Check out our full Samsung Galaxy S21 FE review. The only downside to the Samsung Galaxy S21 FE is its price. If you’re looking to pick up the device SIM-free, the entry-level model is available for £699, and the 256GB variant for £749. By comparison, the standard Galaxy S21 128GB is on sale for £769, and its larger 256GB version for £819. You can also pick up Galaxy S21 FE pay monthly deals from less than £30 a month.
No IP rating
Huge camera bump
Not as powerful as its rivals
If you’re in the market for a smartphone that costs less than £500, look no further than the Honor 50. Although it costs just £449, the handset stacks up to many of its bigger-name rivals with its 6.57-inch OLED screen and its quad-camera setup that’s headed up by a whopping 108MP main lens.
It also boasts some features typically reserved only for top-end flagships, such as built-in support for 5G connectivity. It also comes with 66W SuperCharge technology that can charge the battery to 70% in just 20 minutes when using the charger provided, and a 120Hz refresh rate that makes gaming and scrolling super-smooth.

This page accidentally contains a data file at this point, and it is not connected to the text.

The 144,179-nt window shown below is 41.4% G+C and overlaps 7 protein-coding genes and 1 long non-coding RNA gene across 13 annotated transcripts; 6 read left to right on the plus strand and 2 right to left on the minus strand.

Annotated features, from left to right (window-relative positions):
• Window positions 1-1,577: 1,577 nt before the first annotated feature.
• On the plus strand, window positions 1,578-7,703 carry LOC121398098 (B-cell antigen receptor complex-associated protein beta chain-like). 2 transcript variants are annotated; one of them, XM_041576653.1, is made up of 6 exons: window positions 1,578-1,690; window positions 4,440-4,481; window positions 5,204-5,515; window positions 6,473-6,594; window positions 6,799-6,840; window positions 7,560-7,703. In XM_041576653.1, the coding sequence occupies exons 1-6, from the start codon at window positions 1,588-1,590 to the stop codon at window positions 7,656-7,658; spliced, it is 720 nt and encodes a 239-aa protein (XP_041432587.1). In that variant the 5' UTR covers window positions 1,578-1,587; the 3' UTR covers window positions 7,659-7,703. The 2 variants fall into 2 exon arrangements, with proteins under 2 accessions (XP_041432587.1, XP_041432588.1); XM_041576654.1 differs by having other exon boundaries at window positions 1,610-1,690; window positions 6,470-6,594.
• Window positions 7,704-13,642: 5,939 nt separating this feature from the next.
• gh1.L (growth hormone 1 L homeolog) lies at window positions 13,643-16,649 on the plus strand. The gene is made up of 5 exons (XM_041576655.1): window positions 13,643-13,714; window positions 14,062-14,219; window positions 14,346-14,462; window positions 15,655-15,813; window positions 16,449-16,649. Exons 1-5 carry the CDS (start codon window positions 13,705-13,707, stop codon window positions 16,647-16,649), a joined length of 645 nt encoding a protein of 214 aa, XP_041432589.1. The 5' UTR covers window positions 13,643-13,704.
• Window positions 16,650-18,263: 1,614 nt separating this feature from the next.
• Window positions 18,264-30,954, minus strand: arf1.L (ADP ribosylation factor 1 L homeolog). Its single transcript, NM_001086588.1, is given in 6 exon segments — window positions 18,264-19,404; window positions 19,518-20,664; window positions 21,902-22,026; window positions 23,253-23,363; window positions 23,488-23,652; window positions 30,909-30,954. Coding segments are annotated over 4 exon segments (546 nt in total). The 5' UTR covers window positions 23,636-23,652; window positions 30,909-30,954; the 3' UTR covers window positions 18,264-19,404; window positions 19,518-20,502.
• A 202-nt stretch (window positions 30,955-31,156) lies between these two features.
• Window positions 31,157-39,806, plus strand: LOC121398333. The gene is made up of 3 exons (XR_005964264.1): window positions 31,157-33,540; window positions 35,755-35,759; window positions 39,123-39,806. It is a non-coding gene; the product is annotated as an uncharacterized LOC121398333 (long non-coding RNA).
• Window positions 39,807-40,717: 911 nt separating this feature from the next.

There are some negatives, however. While its design is largely inoffensive - the handset features an attractive, reflective back that’s somewhat reminiscent of recent OnePlus flagships - there’s no IP67 certification. This means it would unlikely survive if it was dropped in water. It also sports a hefty camera bump, making it impossible to sit the handset flat on a table.
Still, for just £449 SIM-free, the Honor 50 gives you a lot for your money.
Great 120Hz screen
Half the price of the Galaxy S21
No IP rating
For those after an affordable Samsung smartphone who want something cheaper than the Galaxy FE, look no further than the Galaxy A32 5G which retails for just £399 SIM-free. Although its low-resolution display and scratch-prone design fail to stack up to Samsung’s more expensive handsets, there’s a lot to like about the Galaxy A32. It boasts a more-than-capable quad-camera setup, packs plenty of storage that can be expanded via microSD, and has an impressive processor that makes it an ideal device for on-the-go gaming.
That’s not all the Galaxy A32 has going for it. Though it lacks a Qualcomm chip, it still comes complete with 5G support. And its 5,020mAh battery means the handset can last for days without needing to be hooked up to a wall socket. The smartphone also ships with Android 11 out-of-the-box, with Samsung promising of years of updates to come.